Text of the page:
The Experts Somehow Overlooked Authoritarians on the Left

Many psychologists wrongly assumed that coercive attitudes exist only among conservatives.

Illustration of a head an animal head inside.
Getty; The Atlantic

Donald Trump’s rise to power generated a flood of media coverage and academic research on authoritarianism—or at least the kind of authoritarianism that exists on the political right. Over the past several years, some researchers have theorized that Trump couldn’t have won in 2016 without support from Americans who deplore political compromise and want leaders to rule with a strong hand. Although right-wing authoritarianism is well documented, social psychologists do not all agree that a leftist version even exists. In February 2020, the Society for Personality and Social Psychology held a symposium called “Is Left-Wing Authoritarianism Real? Evidence on Both Sides of the Debate.”

An ambitious new study on the subject by the Emory University researcher Thomas H. Costello and five colleagues should settle the question. It proposes a rigorous new measure of antidemocratic attitudes on the left. And, by drawing on a survey of 7,258 adults, Costello’s team firmly establishes that such attitudes exist on both sides of the American electorate. (One co-author on the paper, I should note, was Costello’s adviser, the late Scott Lilienfeld—with whom I wrote a 2013 book and numerous articles.) Intriguingly, the researchers found some common traits between left-wing and right-wing authoritarians, including a “preference for social uniformity, prejudice towards different others, willingness to wield group authority to coerce behavior, cognitive rigidity, aggression and punitiveness towards perceived enemies, outsized concern for hierarchy, and moral absolutism.”

Published last month in the Journal of Personality and Social Psychology, the Costello team’s paper is persuasive, to the point that you have to wonder: How could past researchers have overlooked left-wing authoritarianism for so long? “For 70 years, the lore in the social sciences has been that authoritarianism was to be found exclusively on the political right,” the Rutgers University social psychologist Lee Jussim, who wasn’t involved in the new study, told me in an email. In the 1950 book The Authoritarian Personality, an inquiry into the psychological makeup of people strongly drawn to autocratic rule and repressive politics, the German-born scholar Theodor W. Adorno and three other psychologists measured people along dimensions such as conformity to societal norms, rigid thinking, and sexual repression. And they concluded that “the authoritarian type of human”— the kind of person whose enthusiastic support allows someone like Hitler to exercise power—was found only among conservatives. In the mid-1990s, the influential Canadian psychologist Bob Altemeyer described left-wing authoritarianism as “the Loch Ness Monster of political psychology—an occasional shadow, but no monster. ” Subsequently, other psychologists reached the same conclusion.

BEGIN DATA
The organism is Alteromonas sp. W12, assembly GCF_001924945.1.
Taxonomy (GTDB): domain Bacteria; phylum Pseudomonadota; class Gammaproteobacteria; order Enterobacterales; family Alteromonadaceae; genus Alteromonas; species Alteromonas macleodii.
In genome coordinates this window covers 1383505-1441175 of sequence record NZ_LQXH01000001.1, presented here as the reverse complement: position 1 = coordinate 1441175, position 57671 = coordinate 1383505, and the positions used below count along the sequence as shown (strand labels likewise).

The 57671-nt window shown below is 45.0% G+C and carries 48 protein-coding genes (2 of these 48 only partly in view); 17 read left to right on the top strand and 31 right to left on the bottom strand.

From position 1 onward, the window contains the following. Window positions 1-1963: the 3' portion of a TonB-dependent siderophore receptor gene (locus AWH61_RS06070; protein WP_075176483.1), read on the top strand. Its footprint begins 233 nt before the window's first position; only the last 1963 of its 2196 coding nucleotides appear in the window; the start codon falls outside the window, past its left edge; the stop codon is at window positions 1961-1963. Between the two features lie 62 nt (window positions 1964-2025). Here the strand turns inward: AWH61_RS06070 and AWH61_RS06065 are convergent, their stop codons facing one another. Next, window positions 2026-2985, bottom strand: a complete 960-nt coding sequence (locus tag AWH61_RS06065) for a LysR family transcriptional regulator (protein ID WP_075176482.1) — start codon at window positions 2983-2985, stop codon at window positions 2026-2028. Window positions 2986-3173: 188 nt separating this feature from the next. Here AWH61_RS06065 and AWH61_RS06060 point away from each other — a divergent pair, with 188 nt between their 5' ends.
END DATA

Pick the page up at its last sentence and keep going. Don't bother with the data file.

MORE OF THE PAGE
The Trump era likely deepened psychology’s conventional wisdom that authoritarians are almost always conservatives; the insurrection at the Capitol earlier this year showed the urgency of understanding the phenomenon. And yet calls to de-platform controversial speakers and online campaigns to get people fired for heterodox views suggest that a commitment to open democratic norms is eroding, at least in some quarters, on the left. Much further along the authoritarian continuum, people purporting to be antiracist or antifascist protesters have set fires and committed other acts of violence since the summer of 2020. These acts stop short of, say, the 1970s bombing campaign by the far-left Weather Underground, but surely call the prevailing wisdom into doubt. (Supporters of revolutionary regimes overseas have demonstrated even more clearly that some people on the left try to get their way through intimidation and force.)